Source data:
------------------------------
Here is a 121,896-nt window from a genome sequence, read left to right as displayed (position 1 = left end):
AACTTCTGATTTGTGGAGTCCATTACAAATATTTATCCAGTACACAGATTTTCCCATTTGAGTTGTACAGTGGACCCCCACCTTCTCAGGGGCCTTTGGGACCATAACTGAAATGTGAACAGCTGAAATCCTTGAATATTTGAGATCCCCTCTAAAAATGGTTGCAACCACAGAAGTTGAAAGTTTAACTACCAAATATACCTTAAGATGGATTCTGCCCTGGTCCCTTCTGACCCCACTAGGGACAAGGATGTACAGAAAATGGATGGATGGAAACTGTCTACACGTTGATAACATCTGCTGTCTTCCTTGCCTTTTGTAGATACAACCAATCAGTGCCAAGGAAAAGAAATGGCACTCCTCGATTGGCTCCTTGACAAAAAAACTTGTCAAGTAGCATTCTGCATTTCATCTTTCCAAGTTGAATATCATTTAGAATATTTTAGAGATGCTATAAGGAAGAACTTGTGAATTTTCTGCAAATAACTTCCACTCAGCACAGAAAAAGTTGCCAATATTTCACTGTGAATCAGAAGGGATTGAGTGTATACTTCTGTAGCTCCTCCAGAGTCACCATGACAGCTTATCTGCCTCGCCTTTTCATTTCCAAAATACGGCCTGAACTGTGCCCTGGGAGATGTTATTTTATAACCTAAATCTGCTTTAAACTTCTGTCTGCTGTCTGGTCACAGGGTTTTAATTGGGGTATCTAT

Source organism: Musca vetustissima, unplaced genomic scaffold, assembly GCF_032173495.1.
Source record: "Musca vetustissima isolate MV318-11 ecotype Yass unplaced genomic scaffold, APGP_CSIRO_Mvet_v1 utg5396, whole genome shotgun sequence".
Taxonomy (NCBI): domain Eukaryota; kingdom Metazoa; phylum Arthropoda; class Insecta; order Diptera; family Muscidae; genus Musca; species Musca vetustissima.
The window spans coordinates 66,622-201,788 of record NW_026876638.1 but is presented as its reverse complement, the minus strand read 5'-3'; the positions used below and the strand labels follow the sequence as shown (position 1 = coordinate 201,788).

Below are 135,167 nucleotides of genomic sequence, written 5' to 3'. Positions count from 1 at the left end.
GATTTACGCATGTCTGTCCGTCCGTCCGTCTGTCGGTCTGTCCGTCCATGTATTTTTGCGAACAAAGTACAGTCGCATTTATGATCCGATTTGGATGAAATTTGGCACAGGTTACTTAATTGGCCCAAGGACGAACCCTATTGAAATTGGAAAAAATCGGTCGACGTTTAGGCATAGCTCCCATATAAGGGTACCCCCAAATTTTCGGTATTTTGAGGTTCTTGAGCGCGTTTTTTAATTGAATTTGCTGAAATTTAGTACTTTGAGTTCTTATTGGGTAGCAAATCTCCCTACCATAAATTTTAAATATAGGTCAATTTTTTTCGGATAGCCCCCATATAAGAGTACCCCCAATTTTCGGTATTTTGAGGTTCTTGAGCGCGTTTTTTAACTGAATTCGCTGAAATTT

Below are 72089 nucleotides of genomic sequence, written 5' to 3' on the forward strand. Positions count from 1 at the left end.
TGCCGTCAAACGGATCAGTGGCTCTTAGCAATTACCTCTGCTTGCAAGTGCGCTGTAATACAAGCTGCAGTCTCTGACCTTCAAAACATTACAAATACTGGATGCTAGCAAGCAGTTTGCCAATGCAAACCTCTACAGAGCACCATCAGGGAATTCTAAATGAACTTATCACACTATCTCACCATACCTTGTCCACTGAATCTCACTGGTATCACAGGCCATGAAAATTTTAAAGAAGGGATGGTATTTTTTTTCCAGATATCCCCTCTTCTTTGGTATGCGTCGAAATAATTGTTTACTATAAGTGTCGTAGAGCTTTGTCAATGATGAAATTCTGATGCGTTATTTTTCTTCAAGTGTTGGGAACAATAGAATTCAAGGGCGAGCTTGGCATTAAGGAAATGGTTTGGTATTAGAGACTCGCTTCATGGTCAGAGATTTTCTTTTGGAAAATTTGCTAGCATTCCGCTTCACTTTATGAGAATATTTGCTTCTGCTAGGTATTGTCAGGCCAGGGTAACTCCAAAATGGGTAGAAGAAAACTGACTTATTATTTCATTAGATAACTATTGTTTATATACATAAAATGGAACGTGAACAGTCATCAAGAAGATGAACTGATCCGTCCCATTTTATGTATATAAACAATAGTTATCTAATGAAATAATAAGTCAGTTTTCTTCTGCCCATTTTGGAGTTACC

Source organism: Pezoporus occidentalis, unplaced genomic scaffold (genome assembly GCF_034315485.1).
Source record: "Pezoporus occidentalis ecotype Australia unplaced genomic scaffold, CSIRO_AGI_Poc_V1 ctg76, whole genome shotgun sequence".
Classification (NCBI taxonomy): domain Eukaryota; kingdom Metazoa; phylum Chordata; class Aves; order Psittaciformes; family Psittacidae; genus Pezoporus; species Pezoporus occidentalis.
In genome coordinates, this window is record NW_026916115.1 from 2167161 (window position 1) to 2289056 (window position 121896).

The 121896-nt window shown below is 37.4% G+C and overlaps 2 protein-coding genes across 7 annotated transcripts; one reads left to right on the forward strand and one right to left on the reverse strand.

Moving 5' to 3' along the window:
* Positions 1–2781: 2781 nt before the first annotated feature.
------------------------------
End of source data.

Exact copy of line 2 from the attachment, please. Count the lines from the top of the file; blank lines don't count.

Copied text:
AACTTCTGATTTGTGGAGTCCATTACAAATATTTATCCAGTACACAGATTTTCCCATTTGAGTTGTACAGTGGACCCCCACCTTCTCAGGGGCCTTTGGGACCATAACTGAAATGTGAACAGCTGAAATCCTTGAATATTTGAGATCCCCTCTAAAAATGGTTGCAACCACAGAAGTTGAAAGTTTAACTACCAAATATACCTTAAGATGGATTCTGCCCTGGTCCCTTCTGACCCCACTAGGGACAAGGATGTACAGAAAATGGATGGATGGAAACTGTCTACACGTTGATAACATCTGCTGTCTTCCTTGCCTTTTGTAGATACAACCAATCAGTGCCAAGGAAAAGAAATGGCACTCCTCGATTGGCTCCTTGACAAAAAAACTTGTCAAGTAGCATTCTGCATTTCATCTTTCCAAGTTGAATATCATTTAGAATATTTTAGAGATGCTATAAGGAAGAACTTGTGAATTTTCTGCAAATAACTTCCACTCAGCACAGAAAAAGTTGCCAATATTTCACTGTGAATCAGAAGGGATTGAGTGTATACTTCTGTAGCTCCTCCAGAGTCACCATGACAGCTTATCTGCCTCGCCTTTTCATTTCCAAAATACGGCCTGAACTGTGCCCTGGGAGATGTTATTTTATAACCTAAATCTGCTTTAAACTTCTGTCTGCTGTCTGGTCACAGGGTTTTAATTGGGGTATCTAT